A great story about a girl who feels overlooked and wants more responsibility and magical ability. It is a refreshing read, light yet action packed. There is a slight romantic quality to the book. I really enjoyed the protagonist’s thought process. She is by all means an average girl, slightly picked upon by her peers and mildly appreciated by her superiors. During the course of the novel she begins to understand more about her capabilities, and why others think the way they do about her. First book in the series. (submitted by CT)
It’s amazing how shiny new possessions you bring home from the store eventually become trash – at least in North America. I admire Annie Leonard’s engaging take on how this happens, and how we could – and must – improve the situation. The huge amount of waste she describes is scary and clearly unsustainable, but she keeps the tone light and constructive. You may have heard of Leonard through her web videos. She also hosts a website and blog. One of her most telling points in the book is that beyond basic needs, owning more stuff does not make you happier. Europeans are more satisfied with life than Americans, though they have smaller homes and cars, and use less energy. Keep telling it like it is, Annie! (submitted by DC)
This is the fourth book by Keyes about the Walsh sisters – a wonderfully dysfunctional family of 5 young women and their loving but odd parents. Anna Walsh must return to her family in Ireland to recover from a disfiguring car accident, but she can’t wait to get back to her life in New York as a PR person for Candy Grrrl cosmetics. But when she gets home, Anna can’t figure out why her husband Aiden isn’t returning any of her messages. Anna’s mum and her scary, beautiful sister Helen are a hoot. Anna’s work for Candy Grrrl also provides a lot of comic relief – Anna is forced to wear “quirky” outfits to work (terrible hats, purses shaped like unpurselike things, pink fishnets) when what she longs for is a charcoal suit. This book is a perfect blend of heartbreak and hilarity. (submitted by GH)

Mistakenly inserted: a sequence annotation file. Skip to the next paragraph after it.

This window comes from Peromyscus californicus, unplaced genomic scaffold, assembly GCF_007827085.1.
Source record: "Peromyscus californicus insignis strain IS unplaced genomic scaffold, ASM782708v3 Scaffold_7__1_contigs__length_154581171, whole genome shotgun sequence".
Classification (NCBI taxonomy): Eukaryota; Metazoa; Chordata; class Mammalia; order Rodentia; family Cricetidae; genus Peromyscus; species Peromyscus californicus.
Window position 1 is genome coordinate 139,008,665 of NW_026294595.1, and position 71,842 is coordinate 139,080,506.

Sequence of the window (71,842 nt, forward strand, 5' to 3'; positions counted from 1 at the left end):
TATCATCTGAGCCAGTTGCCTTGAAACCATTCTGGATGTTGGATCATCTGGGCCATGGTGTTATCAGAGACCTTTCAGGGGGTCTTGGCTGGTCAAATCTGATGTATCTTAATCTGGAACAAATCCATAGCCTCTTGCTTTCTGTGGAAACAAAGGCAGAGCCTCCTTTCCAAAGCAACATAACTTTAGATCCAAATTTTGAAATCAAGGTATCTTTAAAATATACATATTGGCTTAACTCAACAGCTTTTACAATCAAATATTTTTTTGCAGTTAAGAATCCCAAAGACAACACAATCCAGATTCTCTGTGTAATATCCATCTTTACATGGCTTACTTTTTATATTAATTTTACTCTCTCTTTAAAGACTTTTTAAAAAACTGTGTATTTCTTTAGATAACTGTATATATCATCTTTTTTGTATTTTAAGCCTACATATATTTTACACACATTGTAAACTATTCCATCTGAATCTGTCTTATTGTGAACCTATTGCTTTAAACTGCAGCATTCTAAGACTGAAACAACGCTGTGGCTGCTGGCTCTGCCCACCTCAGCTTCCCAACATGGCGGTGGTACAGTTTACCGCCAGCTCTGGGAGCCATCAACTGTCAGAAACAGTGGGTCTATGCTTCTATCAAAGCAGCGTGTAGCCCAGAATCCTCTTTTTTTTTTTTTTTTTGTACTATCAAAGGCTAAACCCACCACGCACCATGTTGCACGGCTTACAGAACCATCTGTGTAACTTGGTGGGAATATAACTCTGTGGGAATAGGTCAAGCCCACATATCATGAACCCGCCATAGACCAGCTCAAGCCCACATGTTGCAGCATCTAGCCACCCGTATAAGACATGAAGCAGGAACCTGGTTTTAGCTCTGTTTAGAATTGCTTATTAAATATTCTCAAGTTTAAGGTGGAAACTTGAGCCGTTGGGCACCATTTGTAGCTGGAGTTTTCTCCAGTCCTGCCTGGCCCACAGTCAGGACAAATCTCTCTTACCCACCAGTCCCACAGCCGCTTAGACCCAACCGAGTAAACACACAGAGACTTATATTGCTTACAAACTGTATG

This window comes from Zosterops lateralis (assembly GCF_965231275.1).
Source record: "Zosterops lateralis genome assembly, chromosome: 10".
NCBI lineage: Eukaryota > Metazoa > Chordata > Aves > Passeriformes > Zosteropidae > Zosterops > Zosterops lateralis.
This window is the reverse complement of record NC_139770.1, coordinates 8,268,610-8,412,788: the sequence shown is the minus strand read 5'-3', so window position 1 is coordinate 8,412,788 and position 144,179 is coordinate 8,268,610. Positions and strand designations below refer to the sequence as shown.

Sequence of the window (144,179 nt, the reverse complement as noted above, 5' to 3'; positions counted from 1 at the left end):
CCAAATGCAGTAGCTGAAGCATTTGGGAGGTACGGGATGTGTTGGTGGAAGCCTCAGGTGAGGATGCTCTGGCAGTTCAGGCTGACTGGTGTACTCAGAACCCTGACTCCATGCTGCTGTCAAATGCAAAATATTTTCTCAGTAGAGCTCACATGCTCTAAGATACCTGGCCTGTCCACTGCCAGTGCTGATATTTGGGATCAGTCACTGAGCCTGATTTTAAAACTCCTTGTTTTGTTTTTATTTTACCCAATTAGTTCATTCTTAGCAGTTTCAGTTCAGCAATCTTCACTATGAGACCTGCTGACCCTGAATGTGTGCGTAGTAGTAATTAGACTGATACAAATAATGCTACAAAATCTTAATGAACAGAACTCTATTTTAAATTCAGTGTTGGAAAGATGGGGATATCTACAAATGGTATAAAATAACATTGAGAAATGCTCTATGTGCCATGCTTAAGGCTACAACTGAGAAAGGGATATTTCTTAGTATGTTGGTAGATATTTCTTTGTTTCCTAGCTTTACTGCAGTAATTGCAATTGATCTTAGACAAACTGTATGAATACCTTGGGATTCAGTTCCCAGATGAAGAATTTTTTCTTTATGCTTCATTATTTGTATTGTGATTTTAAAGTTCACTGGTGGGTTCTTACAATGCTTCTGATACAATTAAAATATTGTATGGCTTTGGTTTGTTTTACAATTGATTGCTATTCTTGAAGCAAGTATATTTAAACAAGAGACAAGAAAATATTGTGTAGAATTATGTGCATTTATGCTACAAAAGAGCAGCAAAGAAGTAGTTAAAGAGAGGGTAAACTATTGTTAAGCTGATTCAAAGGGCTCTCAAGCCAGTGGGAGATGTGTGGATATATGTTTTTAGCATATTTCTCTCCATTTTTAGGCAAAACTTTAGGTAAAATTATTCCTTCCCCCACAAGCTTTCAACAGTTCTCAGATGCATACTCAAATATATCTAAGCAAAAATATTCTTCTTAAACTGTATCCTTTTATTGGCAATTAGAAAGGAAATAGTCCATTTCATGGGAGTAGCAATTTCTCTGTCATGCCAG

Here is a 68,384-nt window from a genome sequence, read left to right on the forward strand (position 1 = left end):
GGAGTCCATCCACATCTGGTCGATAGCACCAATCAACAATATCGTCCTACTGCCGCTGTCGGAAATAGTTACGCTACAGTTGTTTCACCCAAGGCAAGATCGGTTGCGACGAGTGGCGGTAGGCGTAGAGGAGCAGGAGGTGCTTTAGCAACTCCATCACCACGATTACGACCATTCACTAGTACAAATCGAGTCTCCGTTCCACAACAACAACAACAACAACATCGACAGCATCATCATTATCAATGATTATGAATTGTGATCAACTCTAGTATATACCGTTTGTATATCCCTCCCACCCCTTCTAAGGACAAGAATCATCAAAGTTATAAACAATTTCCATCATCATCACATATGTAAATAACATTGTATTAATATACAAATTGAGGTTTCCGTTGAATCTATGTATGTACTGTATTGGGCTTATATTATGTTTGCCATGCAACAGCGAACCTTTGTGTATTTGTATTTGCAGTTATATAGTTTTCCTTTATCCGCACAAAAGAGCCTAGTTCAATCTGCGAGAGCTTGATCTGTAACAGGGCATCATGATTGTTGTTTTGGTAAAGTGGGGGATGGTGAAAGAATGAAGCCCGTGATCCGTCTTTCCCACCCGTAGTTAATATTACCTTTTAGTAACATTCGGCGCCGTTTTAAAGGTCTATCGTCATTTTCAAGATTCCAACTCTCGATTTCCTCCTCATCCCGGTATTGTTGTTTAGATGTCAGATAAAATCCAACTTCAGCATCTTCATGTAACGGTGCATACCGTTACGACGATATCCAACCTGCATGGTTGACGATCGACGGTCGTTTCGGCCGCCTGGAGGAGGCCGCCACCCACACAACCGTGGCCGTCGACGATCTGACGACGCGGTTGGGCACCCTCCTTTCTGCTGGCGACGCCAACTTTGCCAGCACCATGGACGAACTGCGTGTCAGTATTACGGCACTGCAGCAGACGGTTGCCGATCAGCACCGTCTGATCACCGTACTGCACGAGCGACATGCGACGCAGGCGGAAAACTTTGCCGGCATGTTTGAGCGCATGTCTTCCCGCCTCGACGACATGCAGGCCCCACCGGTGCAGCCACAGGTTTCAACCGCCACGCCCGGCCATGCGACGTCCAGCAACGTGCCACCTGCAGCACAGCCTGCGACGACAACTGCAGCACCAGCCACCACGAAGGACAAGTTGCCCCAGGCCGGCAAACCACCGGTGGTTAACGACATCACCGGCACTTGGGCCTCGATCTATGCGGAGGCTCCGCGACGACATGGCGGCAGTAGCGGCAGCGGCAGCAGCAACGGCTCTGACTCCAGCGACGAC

Book 1 of the Temeraire series. This book is great for fantasy fans and fans of alternate histories. I’m actually not a big fan of either, but I still LOVE this series. I found the premise very intriguing – what if dragons had existed during the Napoleonic Wars and the British and French used them as an Air Corps? When Captain Will Laurence’s ship captures a French frigate with a dragon egg on board, Laurence finds himself swept out of his orderly seafaring life when he is chosen by the hatchling to be its captain. Laurence names the dragon Temeraire and the two bond instantly. And it’s this bond that makes the series so special. Laurence has to fight against people treating dragons and their captains like second-class citizens in the armed forces – people are still afraid of dragons and the people who ride them are thought of as odd ducks. My verdict? High-flying adventures abound in this tale of a man and his dragon! (submitted by GH)
What Are Library Staff Reading Right Now?
Ginny is enjoying The Reluctant Fundamentalist by Mohsin Hamid.
Just as there is more than one recipe for a perfect cake, this is a book about the life journey of two sisters, who while taking very different paths, are able to find themselves in a world of change. A love story on several levels set in the present, the reader is engaged by one sister’s work with antiquarian books of the past, as well as the other’s work in the fast paced world of technology. A great read! (submitted by TT)
It is a funny and touching read about an elderly couple, who have been happily married for more than 60 years. Now in their 80s and in failing health, they sneak away from their adult children and their doctors, and away from their home in the Detroit suburbs for a forbidden journey of rediscovery. I felt as if I really knew the characters and that they were people I could encounter in real life. I loved this book. (submitted by DD)